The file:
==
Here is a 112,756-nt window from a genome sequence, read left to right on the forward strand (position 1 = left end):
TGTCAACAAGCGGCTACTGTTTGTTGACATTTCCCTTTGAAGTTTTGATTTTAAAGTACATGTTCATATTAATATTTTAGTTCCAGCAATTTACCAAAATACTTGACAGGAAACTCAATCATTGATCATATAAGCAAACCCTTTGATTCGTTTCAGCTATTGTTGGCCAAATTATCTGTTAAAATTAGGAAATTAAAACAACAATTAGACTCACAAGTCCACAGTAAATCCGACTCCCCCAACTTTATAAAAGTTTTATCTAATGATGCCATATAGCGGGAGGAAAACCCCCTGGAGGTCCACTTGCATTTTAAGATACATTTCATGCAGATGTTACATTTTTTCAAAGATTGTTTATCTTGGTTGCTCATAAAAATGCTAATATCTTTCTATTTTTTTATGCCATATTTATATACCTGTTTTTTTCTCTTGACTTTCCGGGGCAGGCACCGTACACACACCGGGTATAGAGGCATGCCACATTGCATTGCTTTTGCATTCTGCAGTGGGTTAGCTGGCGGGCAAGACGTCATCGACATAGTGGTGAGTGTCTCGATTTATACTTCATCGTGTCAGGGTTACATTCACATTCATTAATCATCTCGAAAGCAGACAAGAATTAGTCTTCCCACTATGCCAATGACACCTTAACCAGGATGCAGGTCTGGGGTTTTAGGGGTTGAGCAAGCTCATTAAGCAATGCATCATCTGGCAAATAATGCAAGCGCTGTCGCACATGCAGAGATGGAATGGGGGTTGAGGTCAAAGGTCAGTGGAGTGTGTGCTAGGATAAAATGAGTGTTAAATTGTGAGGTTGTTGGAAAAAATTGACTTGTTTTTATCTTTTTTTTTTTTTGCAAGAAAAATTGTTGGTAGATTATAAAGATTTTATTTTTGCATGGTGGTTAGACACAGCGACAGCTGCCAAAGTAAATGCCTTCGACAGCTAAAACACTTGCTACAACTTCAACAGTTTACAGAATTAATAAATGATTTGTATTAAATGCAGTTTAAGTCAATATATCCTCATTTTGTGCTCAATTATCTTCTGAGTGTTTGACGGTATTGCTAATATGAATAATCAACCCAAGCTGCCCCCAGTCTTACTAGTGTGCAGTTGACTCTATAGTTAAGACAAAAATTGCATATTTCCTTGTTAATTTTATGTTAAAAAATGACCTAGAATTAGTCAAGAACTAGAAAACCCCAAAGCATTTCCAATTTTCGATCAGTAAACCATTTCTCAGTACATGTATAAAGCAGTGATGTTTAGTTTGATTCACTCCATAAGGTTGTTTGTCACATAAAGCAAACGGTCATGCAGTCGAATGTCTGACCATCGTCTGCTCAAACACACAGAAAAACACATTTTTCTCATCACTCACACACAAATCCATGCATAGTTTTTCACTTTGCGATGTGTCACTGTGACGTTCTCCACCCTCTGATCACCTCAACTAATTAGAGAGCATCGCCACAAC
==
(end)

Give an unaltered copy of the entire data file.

Here is a 112,756-nt window from a genome sequence, read left to right on the forward strand (position 1 = left end):
TGTCAACAAGCGGCTACTGTTTGTTGACATTTCCCTTTGAAGTTTTGATTTTAAAGTACATGTTCATATTAATATTTTAGTTCCAGCAATTTACCAAAATACTTGACAGGAAACTCAATCATTGATCATATAAGCAAACCCTTTGATTCGTTTCAGCTATTGTTGGCCAAATTATCTGTTAAAATTAGGAAATTAAAACAACAATTAGACTCACAAGTCCACAGTAAATCCGACTCCCCCAACTTTATAAAAGTTTTATCTAATGATGCCATATAGCGGGAGGAAAACCCCCTGGAGGTCCACTTGCATTTTAAGATACATTTCATGCAGATGTTACATTTTTTCAAAGATTGTTTATCTTGGTTGCTCATAAAAATGCTAATATCTTTCTATTTTTTTATGCCATATTTATATACCTGTTTTTTTCTCTTGACTTTCCGGGGCAGGCACCGTACACACACCGGGTATAGAGGCATGCCACATTGCATTGCTTTTGCATTCTGCAGTGGGTTAGCTGGCGGGCAAGACGTCATCGACATAGTGGTGAGTGTCTCGATTTATACTTCATCGTGTCAGGGTTACATTCACATTCATTAATCATCTCGAAAGCAGACAAGAATTAGTCTTCCCACTATGCCAATGACACCTTAACCAGGATGCAGGTCTGGGGTTTTAGGGGTTGAGCAAGCTCATTAAGCAATGCATCATCTGGCAAATAATGCAAGCGCTGTCGCACATGCAGAGATGGAATGGGGGTTGAGGTCAAAGGTCAGTGGAGTGTGTGCTAGGATAAAATGAGTGTTAAATTGTGAGGTTGTTGGAAAAAATTGACTTGTTTTTATCTTTTTTTTTTTTTGCAAGAAAAATTGTTGGTAGATTATAAAGATTTTATTTTTGCATGGTGGTTAGACACAGCGACAGCTGCCAAAGTAAATGCCTTCGACAGCTAAAACACTTGCTACAACTTCAACAGTTTACAGAATTAATAAATGATTTGTATTAAATGCAGTTTAAGTCAATATATCCTCATTTTGTGCTCAATTATCTTCTGAGTGTTTGACGGTATTGCTAATATGAATAATCAACCCAAGCTGCCCCCAGTCTTACTAGTGTGCAGTTGACTCTATAGTTAAGACAAAAATTGCATATTTCCTTGTTAATTTTATGTTAAAAAATGACCTAGAATTAGTCAAGAACTAGAAAACCCCAAAGCATTTCCAATTTTCGATCAGTAAACCATTTCTCAGTACATGTATAAAGCAGTGATGTTTAGTTTGATTCACTCCATAAGGTTGTTTGTCACATAAAGCAAACGGTCATGCAGTCGAATGTCTGACCATCGTCTGCTCAAACACACAGAAAAACACATTTTTCTCATCACTCACACACAAATCCATGCATAGTTTTTCACTTTGCGATGTGTCACTGTGACGTTCTCCACCCTCTGATCACCTCAACTAATTAGAGAGCATCGCCACAAC